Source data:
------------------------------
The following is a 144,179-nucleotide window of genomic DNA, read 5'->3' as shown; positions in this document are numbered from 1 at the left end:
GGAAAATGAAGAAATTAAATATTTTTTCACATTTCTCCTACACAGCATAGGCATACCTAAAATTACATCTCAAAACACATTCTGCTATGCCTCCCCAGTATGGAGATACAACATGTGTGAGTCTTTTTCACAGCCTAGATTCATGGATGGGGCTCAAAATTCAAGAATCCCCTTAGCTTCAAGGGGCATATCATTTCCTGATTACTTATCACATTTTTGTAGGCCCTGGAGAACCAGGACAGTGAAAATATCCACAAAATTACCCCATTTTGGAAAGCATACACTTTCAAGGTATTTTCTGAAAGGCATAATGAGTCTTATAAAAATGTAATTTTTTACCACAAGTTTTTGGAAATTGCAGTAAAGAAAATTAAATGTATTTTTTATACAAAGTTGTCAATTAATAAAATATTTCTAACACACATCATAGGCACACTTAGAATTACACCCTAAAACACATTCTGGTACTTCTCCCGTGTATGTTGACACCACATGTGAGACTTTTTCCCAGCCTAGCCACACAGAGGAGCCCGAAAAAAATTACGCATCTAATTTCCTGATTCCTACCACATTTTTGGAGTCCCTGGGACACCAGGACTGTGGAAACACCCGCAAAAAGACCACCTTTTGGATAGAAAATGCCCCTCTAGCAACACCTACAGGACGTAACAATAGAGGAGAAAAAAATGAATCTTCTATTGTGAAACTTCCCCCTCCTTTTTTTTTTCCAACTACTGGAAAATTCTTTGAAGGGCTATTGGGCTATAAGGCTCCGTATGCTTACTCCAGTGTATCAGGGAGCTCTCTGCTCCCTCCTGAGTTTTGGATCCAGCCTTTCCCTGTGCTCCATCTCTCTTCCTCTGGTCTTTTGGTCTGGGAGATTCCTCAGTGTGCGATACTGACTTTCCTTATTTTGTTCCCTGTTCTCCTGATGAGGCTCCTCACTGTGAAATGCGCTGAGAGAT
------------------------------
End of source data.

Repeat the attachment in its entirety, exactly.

The following is a 144,179-nucleotide window of genomic DNA, read 5'->3' as shown; positions in this document are numbered from 1 at the left end:
GGAAAATGAAGAAATTAAATATTTTTTCACATTTCTCCTACACAGCATAGGCATACCTAAAATTACATCTCAAAACACATTCTGCTATGCCTCCCCAGTATGGAGATACAACATGTGTGAGTCTTTTTCACAGCCTAGATTCATGGATGGGGCTCAAAATTCAAGAATCCCCTTAGCTTCAAGGGGCATATCATTTCCTGATTACTTATCACATTTTTGTAGGCCCTGGAGAACCAGGACAGTGAAAATATCCACAAAATTACCCCATTTTGGAAAGCATACACTTTCAAGGTATTTTCTGAAAGGCATAATGAGTCTTATAAAAATGTAATTTTTTACCACAAGTTTTTGGAAATTGCAGTAAAGAAAATTAAATGTATTTTTTATACAAAGTTGTCAATTAATAAAATATTTCTAACACACATCATAGGCACACTTAGAATTACACCCTAAAACACATTCTGGTACTTCTCCCGTGTATGTTGACACCACATGTGAGACTTTTTCCCAGCCTAGCCACACAGAGGAGCCCGAAAAAAATTACGCATCTAATTTCCTGATTCCTACCACATTTTTGGAGTCCCTGGGACACCAGGACTGTGGAAACACCCGCAAAAAGACCACCTTTTGGATAGAAAATGCCCCTCTAGCAACACCTACAGGACGTAACAATAGAGGAGAAAAAAATGAATCTTCTATTGTGAAACTTCCCCCTCCTTTTTTTTTTCCAACTACTGGAAAATTCTTTGAAGGGCTATTGGGCTATAAGGCTCCGTATGCTTACTCCAGTGTATCAGGGAGCTCTCTGCTCCCTCCTGAGTTTTGGATCCAGCCTTTCCCTGTGCTCCATCTCTCTTCCTCTGGTCTTTTGGTCTGGGAGATTCCTCAGTGTGCGATACTGACTTTCCTTATTTTGTTCCCTGTTCTCCTGATGAGGCTCCTCACTGTGAAATGCGCTGAGAGAT